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They didn’t know them. But two unclaimed veterans were laid to rest among ‘family’

Patriot Guard Riders hold American flags in a formation during the "Wreaths Across America" ceremony at Fort Jackson National Cemetery, Columbia, S.C., Dec. 10, 2011. Wreaths Across America occurs the second Saturday of December every year. People gather to lay holiday wreaths on the gravestones at national military cemeteries. (U.S. Air Force photo/Senior Airman Daniel Phelps/Released)

Joseph Williams lived under the Blossom Street Bridge, where 27,000 cars passed over his head every day. His body was found alone on April 1, a day or so after he died of natural causes. He had no family and lived 58 years with virtually no paper trail.

“He is an enigma,” said Bill Stevens, deputy coroner with the Richland County Coroner’s Office.

After an exhaustive month-long search, officials were only able to discover that Williams was a Washington D.C. native who served his country for three years in the U.S. Army. His service guaranteed him a military burial, paid for by the federal government. And like all veterans of the armed forces, he was not alone.

On Wednesday, nearly 80 people — most of them veterans or family of active service members — gathered as Williams and another unclaimed veteran were laid to rest in the Fort Jackson National Cemetery with full military honors.

“They are previously unclaimed,” said William Lynch, chairman of the Homeless Veteran Burial Program. “They are now claimed, they now have family and now they will be at rest with their brothers and sisters.”

Williams, 58, served in the Army from 1978 to 1981. Danny Ballantyne, 74, of Sumter, served as a Lance Corporal in the U.S. Marines from 1962 to 1965 and earned a Good Conduct Medal, which recognizes three consecutive years of “honorable and faithful service,” according to a press release.

A network of several veterans groups came together to honor their fallen comrades.

The remains were escorted by about 40 members of the Patriot Guard Riders, mostly bearded men on motorcycles clad in leather or denim vests with patches representing the war they fought in, the veterans’ group they belong to, the insignia of a motorcycle group — such as the American Infidels — and, of course, the American flag.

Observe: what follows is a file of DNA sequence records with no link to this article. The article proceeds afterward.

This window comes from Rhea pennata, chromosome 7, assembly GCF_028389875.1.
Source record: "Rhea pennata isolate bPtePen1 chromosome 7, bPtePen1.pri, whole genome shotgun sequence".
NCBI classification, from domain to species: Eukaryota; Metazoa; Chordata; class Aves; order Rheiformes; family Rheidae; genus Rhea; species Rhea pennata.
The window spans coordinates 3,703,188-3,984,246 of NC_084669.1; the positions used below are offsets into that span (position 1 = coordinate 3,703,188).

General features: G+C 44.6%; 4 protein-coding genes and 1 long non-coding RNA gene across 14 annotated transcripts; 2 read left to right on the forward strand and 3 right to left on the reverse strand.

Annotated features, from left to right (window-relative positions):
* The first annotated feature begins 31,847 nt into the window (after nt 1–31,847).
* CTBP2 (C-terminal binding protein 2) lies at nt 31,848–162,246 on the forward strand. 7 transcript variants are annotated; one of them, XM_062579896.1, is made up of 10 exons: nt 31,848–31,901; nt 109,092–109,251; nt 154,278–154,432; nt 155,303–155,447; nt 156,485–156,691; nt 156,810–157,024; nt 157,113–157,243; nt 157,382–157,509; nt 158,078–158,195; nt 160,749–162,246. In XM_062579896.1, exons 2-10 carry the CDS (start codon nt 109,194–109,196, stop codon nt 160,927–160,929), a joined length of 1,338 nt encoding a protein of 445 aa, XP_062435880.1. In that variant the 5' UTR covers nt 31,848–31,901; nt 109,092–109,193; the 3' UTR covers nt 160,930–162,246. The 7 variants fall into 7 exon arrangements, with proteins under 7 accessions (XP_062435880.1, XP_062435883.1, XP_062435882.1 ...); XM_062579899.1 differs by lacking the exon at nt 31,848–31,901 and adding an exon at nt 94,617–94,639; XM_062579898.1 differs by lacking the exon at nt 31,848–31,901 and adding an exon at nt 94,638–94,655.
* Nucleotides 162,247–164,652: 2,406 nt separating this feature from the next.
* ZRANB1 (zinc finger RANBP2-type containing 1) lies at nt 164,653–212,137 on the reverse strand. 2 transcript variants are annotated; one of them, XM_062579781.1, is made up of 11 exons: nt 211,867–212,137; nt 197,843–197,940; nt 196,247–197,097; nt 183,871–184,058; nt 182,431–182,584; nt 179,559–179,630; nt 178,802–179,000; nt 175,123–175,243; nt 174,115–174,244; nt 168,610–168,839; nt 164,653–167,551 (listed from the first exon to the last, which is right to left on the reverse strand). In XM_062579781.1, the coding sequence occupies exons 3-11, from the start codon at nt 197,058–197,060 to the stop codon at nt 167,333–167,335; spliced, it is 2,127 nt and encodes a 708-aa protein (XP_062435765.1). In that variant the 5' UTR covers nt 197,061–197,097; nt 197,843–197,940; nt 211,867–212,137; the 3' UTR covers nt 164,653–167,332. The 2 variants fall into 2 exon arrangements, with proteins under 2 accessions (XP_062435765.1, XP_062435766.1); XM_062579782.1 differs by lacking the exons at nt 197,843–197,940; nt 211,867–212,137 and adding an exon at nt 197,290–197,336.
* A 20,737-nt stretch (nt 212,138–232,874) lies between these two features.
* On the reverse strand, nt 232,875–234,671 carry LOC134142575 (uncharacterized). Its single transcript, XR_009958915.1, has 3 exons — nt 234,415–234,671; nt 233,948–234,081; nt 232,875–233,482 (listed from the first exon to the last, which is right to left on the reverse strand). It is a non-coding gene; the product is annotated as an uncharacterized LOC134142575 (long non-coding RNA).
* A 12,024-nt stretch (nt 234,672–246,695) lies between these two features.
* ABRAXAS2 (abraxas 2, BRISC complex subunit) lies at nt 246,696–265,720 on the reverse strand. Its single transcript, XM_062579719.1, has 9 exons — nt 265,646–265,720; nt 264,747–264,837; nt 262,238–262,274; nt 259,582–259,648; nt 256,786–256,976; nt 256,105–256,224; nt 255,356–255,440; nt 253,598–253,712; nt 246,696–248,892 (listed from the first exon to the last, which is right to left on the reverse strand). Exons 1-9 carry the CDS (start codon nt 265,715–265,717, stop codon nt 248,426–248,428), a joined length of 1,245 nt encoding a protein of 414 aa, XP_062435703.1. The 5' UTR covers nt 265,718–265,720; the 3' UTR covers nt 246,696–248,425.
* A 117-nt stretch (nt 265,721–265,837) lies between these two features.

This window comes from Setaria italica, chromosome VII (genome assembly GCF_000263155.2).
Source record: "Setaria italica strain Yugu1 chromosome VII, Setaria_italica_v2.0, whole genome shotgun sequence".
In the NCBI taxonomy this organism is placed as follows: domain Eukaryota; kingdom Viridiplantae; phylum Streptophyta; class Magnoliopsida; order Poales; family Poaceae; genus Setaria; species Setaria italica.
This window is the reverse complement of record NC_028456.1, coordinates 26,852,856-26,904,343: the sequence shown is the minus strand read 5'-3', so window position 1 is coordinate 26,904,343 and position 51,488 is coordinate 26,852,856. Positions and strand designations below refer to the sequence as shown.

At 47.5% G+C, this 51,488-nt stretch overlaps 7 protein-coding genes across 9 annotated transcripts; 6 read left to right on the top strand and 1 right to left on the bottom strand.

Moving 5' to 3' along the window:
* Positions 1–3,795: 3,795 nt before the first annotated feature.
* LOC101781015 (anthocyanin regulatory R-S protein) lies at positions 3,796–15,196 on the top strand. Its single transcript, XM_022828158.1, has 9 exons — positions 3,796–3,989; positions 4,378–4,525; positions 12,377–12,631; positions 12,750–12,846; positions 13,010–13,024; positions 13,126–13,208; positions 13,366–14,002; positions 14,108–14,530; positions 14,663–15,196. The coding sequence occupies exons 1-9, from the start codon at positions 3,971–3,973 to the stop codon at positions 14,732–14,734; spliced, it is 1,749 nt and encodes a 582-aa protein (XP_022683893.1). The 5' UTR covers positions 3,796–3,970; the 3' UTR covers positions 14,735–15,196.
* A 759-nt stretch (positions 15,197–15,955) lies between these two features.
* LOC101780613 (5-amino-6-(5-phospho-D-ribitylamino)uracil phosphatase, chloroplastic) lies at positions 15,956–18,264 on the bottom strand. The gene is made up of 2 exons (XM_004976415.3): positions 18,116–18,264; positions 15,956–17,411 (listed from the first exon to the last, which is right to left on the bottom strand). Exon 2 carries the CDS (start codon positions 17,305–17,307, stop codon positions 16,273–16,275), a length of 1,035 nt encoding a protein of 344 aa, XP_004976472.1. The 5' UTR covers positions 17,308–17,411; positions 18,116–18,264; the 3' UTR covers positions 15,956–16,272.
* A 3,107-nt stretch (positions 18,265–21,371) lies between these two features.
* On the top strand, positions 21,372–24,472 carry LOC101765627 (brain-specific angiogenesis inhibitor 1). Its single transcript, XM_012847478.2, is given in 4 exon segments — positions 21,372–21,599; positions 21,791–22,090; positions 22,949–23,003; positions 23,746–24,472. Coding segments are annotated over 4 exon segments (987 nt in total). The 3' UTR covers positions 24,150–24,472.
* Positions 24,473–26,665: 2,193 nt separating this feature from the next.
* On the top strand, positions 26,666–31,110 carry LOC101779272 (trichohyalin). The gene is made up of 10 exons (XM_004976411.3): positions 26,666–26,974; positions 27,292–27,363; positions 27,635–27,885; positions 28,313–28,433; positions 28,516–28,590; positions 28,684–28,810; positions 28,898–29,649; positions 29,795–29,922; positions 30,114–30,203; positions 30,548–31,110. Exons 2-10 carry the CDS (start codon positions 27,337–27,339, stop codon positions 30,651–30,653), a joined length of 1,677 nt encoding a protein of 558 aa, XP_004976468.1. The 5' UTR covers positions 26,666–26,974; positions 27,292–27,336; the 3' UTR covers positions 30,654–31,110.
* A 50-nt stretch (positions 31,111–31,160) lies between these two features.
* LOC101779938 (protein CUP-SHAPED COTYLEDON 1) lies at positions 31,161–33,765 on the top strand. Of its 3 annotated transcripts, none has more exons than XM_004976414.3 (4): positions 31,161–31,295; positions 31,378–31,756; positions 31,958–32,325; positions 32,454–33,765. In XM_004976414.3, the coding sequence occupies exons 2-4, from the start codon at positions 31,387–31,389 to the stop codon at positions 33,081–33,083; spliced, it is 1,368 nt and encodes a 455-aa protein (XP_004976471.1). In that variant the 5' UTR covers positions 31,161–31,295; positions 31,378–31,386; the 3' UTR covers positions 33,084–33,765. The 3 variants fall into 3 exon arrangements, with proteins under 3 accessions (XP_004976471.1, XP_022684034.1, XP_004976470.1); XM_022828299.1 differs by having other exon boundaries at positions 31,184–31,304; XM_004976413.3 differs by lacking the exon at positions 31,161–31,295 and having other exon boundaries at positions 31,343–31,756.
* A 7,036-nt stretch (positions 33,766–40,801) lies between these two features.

They guided two hearses to a curb at the Fort Jackson National Cemetery, where dozens of people immediately stood at attention and saluted the caskets, both draped in American flags. Some guests wore a suit and tie, and a red beret stuck with ornate pins and embroidered with the war they fought; some wore a full military uniform from their respective branch; and others wore their Sunday best.

Two Columbia-area wives of military service members — Jenny Reosti and Jenell Torbit — brought their children to show support for Williams and Ballantyne.

“I think it’s important for (my children) to appreciate what these people have done for us,” said Reosti, whose husband serves in the Army. She brought three of her children, who are between 6 and 12 years old.

Torbit felt compelled to bring her four children, between 2 and 9 years old, when the ceremony for the unclaimed veterans was announced at her church on Sunday.

“Because we are Christian, we believe we are all family and united,” said Torbit, whose husband serves in the Air Force reserves.

As guests gathered around the caskets, the sun illuminated thousands of white stones, each carved with a name that carries a story as vibrant as the next, said Sam Boone, a retired U.S. Army chaplain.

“The stories of men and women who answered the call when given to them to defend our nation, our constitution and our way of life; to defend it here and around the world,” Boone said. “No amount of money will buy that plot. It is only purchased by the service and sacrifice to our beloved nation.”

Williams and Ballantyne will join more than 6,200 names inscribed on the white stones that perfectly line the rolling-green landscape in the Fort Jackson National Cemetery.

During the ceremony, a line of men and women holding flags encircled the crowd, which gathered in the shade of an open-air shelter. A surprise storm rolled through, and as some gathered closer together under the shelter to avoid getting wet, the line of people with flags held steady and unflinching in the rain. It was a small sacrifice to their fellow soldiers.

“Their services honored the colors of our nation, and today, our nation’s colors honor them,” Boone said to the crowd, with his back to the caskets. He then swiveled on his heel to face the caskets in salute. “Danny and Joseph, you are dismissed to join your final formation. May you rest in peace.”

A group of men then fired rifles into the air three times.


© 2019 The State (Columbia, S.C.)

Distributed by Tribune Content Agency, LLC.